Fred Hu, chairman of Primavera Capital Group, poses for a photograph following a Bloomberg Television interview in Hong Kong, China on Monday, Sept 16, 2019. (Bloomberg filepix)
(June 28): The founder of one of China's biggest private equity investors said the nation's tech firms are turning a corner after a recent rout wiped out nearly US$2 trillion in market value at its peak.
Fred Hu, the former Goldman Sachs Group Inc rainmaker who started the US$17 billion Chinese private equity firm Primavera Capital, said reassuring messages concerning regulation, resilient earnings and beaten-down valuations now make the sector interesting for investors.
"This could be the beginning of a new era for China tech," Hu, the firm's chairman, said in a recent interview. "There's a lot of value to be discovered," he said, adding that investors still need to be selective given the high risk profile of such companies.
The private equity mogul's views are one of the strongest statements yet in support of a turnaround as global investors begin to rotate back into tech stocks. The Chinese Communist Party's yearlong crackdown is showing signs of softening at the edges, even as industry insiders point to a more downbeat picture.
Founded in 2010, Primavera is ranked as the fourth biggest private equity firm in China according to Private Equity International. Previous investments include fast-food chain operator Yum China Holdings Inc, electric-vehicle maker XPeng Inc and e-commerce giant Alibaba Group Holding Ltd, according to the firm's website.
Hu joins banks including JPMorgan Asset Management and Goldman Sachs that are betting on a recovery for the nation's homegrown tech giants, while the People's Bank of China's pledge to keep monetary policy supportive has attracted buyers to the stocks.
Reports on the wrapping up of a regulatory probe into Didi Global Inc and steps toward a potential revival of Ant Group Co's listing have added to more optimistic sentiment. A gauge of Chinese tech stocks has surged 11% this month, poised for the most in nearly two years.
The financier has maintained a broadly positive outlook for tech firms even as others abandoned the sector, in March calling a selloff in Chinese stocks "excessive" and saying Alibaba offers "deep value". Primavera filed to list one of the first special purpose acquisition companies in Hong Kong earlier this year to target high-growth sectors in Greater China.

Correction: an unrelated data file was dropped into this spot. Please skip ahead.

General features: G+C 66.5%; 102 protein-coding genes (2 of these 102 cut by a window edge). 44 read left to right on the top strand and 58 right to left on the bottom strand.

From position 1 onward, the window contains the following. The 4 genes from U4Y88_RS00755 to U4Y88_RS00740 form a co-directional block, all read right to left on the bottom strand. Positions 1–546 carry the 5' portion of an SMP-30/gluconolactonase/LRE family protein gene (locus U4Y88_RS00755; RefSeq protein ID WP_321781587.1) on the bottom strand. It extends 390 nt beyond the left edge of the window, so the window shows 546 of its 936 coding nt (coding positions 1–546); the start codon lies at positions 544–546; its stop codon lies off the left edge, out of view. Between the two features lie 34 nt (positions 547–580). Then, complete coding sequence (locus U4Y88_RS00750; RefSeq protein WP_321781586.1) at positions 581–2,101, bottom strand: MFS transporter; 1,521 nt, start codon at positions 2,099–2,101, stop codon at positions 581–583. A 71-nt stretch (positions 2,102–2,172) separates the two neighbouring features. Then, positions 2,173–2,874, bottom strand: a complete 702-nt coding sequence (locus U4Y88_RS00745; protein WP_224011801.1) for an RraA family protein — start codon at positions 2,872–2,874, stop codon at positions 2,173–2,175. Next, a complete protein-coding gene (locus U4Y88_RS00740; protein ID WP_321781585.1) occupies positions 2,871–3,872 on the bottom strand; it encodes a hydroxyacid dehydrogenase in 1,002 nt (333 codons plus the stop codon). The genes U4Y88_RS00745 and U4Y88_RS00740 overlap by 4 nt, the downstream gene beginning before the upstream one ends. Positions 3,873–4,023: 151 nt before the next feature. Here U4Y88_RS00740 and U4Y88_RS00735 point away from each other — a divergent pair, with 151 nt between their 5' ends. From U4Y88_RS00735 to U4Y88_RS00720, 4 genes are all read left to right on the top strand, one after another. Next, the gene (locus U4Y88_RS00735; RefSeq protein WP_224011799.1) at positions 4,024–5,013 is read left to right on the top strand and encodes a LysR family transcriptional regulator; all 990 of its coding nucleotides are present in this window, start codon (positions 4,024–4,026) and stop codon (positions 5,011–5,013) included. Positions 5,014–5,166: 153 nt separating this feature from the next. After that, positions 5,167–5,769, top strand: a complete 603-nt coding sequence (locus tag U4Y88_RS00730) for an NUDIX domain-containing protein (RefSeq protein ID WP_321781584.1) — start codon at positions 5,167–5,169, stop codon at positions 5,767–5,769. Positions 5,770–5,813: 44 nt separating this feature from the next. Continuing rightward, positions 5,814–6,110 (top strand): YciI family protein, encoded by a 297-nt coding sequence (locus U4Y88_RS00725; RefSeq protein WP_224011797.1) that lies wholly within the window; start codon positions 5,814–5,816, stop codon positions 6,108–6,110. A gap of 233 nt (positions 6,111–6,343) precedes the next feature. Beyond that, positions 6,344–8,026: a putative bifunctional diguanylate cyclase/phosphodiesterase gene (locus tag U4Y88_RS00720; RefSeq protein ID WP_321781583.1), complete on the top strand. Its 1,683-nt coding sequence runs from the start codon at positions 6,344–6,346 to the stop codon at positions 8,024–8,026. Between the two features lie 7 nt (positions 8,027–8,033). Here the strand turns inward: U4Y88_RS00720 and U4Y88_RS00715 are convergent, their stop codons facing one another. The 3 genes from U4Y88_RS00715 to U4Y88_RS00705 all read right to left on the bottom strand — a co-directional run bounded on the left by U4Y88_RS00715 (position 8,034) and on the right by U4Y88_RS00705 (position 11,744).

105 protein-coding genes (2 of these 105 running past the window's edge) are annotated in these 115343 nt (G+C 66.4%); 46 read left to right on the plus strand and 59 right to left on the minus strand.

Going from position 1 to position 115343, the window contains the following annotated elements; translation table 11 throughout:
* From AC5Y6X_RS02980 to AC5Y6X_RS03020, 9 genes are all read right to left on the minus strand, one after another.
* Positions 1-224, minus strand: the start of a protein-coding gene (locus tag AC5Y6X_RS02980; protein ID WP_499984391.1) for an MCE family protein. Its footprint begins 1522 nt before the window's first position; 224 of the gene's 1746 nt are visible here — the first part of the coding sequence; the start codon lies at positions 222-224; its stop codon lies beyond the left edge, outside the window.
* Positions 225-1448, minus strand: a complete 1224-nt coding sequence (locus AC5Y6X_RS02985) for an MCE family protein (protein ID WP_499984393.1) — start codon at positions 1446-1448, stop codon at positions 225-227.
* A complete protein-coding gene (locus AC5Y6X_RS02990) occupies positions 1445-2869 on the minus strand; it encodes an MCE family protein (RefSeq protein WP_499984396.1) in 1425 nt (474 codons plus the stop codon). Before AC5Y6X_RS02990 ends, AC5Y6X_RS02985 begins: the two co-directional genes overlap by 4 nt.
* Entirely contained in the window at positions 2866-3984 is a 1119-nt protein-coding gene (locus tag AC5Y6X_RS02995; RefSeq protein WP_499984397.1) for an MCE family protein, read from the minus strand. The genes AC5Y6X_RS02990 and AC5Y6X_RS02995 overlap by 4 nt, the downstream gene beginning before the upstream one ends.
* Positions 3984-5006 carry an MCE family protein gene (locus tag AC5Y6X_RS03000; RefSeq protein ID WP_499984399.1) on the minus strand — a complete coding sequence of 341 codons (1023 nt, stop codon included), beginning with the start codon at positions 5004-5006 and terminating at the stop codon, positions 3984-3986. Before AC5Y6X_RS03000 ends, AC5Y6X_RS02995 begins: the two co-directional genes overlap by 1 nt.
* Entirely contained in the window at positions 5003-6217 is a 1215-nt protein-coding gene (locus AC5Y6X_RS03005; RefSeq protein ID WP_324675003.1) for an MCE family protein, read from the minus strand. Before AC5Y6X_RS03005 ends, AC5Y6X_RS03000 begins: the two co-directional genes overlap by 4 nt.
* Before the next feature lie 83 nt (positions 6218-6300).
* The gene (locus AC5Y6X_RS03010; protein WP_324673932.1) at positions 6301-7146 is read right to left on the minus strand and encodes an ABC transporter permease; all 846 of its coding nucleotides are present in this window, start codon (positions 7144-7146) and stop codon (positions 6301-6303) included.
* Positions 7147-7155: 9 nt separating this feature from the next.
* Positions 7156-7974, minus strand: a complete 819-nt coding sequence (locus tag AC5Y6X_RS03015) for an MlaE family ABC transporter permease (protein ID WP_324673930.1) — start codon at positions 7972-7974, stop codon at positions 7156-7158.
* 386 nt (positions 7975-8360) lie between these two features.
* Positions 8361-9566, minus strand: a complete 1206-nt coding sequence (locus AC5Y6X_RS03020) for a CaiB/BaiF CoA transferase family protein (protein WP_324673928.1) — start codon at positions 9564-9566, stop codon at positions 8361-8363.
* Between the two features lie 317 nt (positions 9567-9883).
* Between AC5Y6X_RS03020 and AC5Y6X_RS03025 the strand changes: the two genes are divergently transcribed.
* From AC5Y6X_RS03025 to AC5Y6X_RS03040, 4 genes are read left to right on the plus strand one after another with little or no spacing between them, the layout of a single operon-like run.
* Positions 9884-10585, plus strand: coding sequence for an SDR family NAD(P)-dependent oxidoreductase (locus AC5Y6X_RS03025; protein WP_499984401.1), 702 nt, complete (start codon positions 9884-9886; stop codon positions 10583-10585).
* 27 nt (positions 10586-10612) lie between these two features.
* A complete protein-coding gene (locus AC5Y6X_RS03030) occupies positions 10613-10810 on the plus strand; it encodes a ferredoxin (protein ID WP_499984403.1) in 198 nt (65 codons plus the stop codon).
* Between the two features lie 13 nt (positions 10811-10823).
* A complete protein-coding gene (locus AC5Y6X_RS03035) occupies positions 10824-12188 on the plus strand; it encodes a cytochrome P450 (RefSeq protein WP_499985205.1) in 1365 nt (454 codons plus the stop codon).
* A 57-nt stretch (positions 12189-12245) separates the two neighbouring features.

The longtime tech advocate was an early investor in billionaire Jack Ma's Ant Group and previously served as an independent non-executive director on the fintech firm's board.
While declining to comment on Ant's IPO progress, Hu — who is also a board member of UBS Group AG, a key international lender to China's billionaire entrepreneurs — said Hong Kong's initial public offering pipeline remains "very robust" with high-quality companies that will continue to attract investors.
Funds raised by the city's IPOs slumped to just US$139 million in May, from US$12.5 billion in November 2020, the month when Ant's listing was pulled by regulators, according to data compiled by Bloomber g.
In addition to slower dealflow, Hong Kong's stringent quarantine rules and Beijing's tightening grip have fueled concerns of a brain drain, especially in the financial industry which employs a plethora of expatriates. The number of new visas issued to foreign financial-service workers fell to 2,569 last year, down almost 50% from 2018. More and more bankers have decided to leave the city for opportunities in other financial centres such as New York, London and Singapore.
Still, private equity hasn't felt the pain from the departures, Hu said, adding that he continues to see "tremendous interest" in applications for Hong Kong-based jobs at Primavera.
Financial talent should return to the former British colony once Covid policies become normalized, Hu said. He believes the city's incoming Chief Executive John Lee should endeavor to relax, or even eliminate many of the "unnecessary restrictions".
"It's going to really harm Hong Kong's economy, undercut our international competitiveness," said Hu, referring to the restrictive Covid policies. "Make Hong Kong more normal, like the rest of the world."
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